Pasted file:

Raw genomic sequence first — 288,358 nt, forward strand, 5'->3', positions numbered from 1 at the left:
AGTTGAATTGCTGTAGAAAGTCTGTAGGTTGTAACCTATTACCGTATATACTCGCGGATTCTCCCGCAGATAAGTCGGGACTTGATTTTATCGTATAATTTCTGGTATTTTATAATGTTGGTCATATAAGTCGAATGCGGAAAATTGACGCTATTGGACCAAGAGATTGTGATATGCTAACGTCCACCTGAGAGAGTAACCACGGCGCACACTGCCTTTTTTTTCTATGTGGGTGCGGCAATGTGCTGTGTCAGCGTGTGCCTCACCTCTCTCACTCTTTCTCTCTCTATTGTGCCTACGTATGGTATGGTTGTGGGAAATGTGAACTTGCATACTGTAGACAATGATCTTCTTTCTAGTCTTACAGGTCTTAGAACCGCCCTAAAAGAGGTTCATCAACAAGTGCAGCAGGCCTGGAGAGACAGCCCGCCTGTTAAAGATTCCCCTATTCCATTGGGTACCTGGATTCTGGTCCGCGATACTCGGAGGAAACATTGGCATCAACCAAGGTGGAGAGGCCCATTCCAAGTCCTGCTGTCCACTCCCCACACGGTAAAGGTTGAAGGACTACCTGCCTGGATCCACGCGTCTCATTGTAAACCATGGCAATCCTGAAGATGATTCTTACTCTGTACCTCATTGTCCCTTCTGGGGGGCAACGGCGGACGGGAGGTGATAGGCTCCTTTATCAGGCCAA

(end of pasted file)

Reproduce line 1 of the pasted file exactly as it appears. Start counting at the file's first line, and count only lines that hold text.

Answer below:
Raw genomic sequence first — 288,358 nt, forward strand, 5'->3', positions numbered from 1 at the left: